5 Reasons Your Self-Care Routine Isn't Working For You

Wellness

Something that's cool about everything about xoNecole — from the xoTribe of writers to our fabulous readers — is we are all individuals and aren't short of having different opinions about, well, everything.


But if there's one thing I think we can all agree on, it's the fact that self-care shouldn't be treated like a trending topic that we read on our favorite websites. Self-care should be an absolutely non-negotiable necessity. There are a billion reasons why, but the one that tops the list is if we don't take good and consistent care of ourselves, how can we possibly do that for anyone else? (That's not a rhetorical question, by the way. The answer is we can't.)

But like just about everything else in life, in order for self-care to be its most effective, we need to create the kind of regimen and routine that works for us exclusively. Otherwise, even if our intent is to take good care of ourselves, our so-called self-care plan could actually end up doing more harm than good.

How could you possibly be approaching self-care in a way that is literally working against you? You might be surprised.

You’re Going Way Over Budget

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A spa day is great. You know what else is awesome? Having electricity in your house. If whatever you're doing in the name of self-care is causing you to be impulsive with your money or even reckless with your time, it's something you need to be making some serious adjustments to.

For instance, I know someone who is constantly telling me that she is fine without having a self-care routine in her life. Oh, but let her boss piss her off on Monday and she's spending $200 she doesn't have on a massage that following Thursday. While that might be releasing some physical stress, it's only adding to her financial stress.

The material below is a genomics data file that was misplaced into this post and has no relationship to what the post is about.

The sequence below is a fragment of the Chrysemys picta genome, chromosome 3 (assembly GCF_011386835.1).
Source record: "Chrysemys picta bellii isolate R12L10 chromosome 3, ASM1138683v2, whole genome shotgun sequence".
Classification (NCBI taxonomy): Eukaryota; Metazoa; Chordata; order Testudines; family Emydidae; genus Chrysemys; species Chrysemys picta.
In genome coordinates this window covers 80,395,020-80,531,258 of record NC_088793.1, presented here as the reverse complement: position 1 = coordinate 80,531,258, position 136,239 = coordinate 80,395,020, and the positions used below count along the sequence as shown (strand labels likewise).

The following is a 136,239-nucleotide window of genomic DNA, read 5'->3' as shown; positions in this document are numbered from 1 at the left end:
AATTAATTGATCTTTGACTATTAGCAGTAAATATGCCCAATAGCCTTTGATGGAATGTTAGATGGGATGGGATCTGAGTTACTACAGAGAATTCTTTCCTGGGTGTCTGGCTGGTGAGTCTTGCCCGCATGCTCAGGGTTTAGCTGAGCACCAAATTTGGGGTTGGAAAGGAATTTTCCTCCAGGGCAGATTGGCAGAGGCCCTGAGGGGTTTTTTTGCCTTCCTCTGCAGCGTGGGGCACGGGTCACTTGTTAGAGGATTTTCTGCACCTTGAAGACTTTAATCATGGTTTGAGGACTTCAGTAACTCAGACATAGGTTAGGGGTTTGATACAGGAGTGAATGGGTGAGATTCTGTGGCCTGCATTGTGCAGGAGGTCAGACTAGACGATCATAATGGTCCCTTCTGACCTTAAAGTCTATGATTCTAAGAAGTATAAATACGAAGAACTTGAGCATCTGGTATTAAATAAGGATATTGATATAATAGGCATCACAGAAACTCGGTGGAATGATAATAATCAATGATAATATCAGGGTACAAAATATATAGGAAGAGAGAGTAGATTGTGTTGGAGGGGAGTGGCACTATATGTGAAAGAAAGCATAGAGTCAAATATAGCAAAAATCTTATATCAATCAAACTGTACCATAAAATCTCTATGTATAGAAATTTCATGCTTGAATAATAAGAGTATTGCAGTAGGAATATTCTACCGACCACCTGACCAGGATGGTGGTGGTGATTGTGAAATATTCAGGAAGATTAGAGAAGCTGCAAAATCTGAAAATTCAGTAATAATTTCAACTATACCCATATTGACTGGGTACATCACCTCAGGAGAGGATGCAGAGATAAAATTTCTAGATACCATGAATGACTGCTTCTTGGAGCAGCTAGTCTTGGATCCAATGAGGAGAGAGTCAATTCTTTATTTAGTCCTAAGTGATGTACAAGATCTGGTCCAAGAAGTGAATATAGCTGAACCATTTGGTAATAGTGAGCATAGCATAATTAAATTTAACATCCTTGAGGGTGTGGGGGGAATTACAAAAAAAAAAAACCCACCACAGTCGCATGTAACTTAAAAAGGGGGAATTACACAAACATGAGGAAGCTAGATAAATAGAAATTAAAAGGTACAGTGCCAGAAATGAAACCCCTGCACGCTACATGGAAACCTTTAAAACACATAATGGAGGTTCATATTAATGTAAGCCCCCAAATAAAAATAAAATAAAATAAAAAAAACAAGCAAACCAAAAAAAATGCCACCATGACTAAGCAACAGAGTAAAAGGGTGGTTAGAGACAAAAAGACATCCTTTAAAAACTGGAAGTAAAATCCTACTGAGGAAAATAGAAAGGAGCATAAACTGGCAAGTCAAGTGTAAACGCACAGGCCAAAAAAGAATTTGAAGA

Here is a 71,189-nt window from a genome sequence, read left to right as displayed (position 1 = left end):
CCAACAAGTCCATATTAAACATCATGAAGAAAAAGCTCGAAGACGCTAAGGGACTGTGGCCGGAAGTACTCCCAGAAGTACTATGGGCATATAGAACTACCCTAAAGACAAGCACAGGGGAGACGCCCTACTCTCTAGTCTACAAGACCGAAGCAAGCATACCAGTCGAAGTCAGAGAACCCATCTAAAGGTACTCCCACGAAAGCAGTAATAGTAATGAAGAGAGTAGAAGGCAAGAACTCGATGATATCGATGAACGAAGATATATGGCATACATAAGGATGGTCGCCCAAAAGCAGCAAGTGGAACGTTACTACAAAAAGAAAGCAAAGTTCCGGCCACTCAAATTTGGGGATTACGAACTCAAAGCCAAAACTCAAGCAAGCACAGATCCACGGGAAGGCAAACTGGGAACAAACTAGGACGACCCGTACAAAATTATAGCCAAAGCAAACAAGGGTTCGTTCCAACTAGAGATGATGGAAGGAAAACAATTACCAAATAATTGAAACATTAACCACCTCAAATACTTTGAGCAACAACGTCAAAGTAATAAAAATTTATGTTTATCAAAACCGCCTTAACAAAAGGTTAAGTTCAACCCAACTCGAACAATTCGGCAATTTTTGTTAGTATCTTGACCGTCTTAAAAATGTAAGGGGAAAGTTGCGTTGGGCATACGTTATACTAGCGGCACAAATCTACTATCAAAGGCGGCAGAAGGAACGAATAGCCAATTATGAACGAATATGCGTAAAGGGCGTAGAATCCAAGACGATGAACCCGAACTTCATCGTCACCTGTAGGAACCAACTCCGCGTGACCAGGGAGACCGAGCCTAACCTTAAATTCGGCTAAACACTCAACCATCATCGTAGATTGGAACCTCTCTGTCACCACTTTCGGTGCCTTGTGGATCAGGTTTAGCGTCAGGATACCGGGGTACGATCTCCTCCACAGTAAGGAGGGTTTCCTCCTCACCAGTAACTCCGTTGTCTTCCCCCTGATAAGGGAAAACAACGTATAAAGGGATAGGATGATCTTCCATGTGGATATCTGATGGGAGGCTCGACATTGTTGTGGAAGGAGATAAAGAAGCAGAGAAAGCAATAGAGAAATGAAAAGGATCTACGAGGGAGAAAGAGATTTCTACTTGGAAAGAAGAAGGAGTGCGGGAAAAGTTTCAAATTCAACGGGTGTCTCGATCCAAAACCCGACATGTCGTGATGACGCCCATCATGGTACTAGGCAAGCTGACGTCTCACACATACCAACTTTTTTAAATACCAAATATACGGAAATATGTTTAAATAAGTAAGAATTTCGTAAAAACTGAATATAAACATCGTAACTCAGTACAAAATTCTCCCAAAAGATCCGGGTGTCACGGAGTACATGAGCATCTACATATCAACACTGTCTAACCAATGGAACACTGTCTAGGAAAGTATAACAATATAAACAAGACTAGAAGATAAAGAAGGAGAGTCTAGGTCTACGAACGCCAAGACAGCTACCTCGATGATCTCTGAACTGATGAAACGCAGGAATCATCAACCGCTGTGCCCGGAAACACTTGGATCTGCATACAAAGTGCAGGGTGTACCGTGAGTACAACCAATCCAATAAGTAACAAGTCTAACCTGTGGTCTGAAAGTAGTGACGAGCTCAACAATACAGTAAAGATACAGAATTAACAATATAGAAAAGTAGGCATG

Good self-care takes care of all areas of our lives.

The lesson here — if your self-care routine doesn't have a budget, it's time to create one. Oh, and if you know you spend more on spa days than you should, sites like RetailMeNot have lots of spa-related promo codes that can take some of the financial pressure off.

You’re Doing What’s Trendy Instead Of What Actually Works (For You)

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Everything has trends, including self-care. In 2019, some of them include workout bands, goat's milk soap, Ayurveda, organic wine, and ginger oil. All of that is cool but I really like the sulfur soap that I use and sweet almond oil is one of my best friends on the planet. So what if they're not trending? They work for me.

Trying new things is how we grow but you'll never settle into what works for you if you're constantly reading what's popular in the media world (or even if you're always listening to what your friends think you should be doing). Case in point. I've got a friend who does nothing more than take an hour-long bubble bath and drink wine while she's in it since I've known her. But that works for her. And that's great.

Self-care trends don't work for everyone because each of us is unique. It's fine to research what's hot but it's also OK to reject it because when it comes to what works for you, they're…not.

(By the way, if you're looking for some self-care inspiration, download "100+ Resources Every Woman Needs to Live Her Best Life" over at BeFreeProject.com.)

You Aren’t Paying Attention to the Different Categories of Self-Care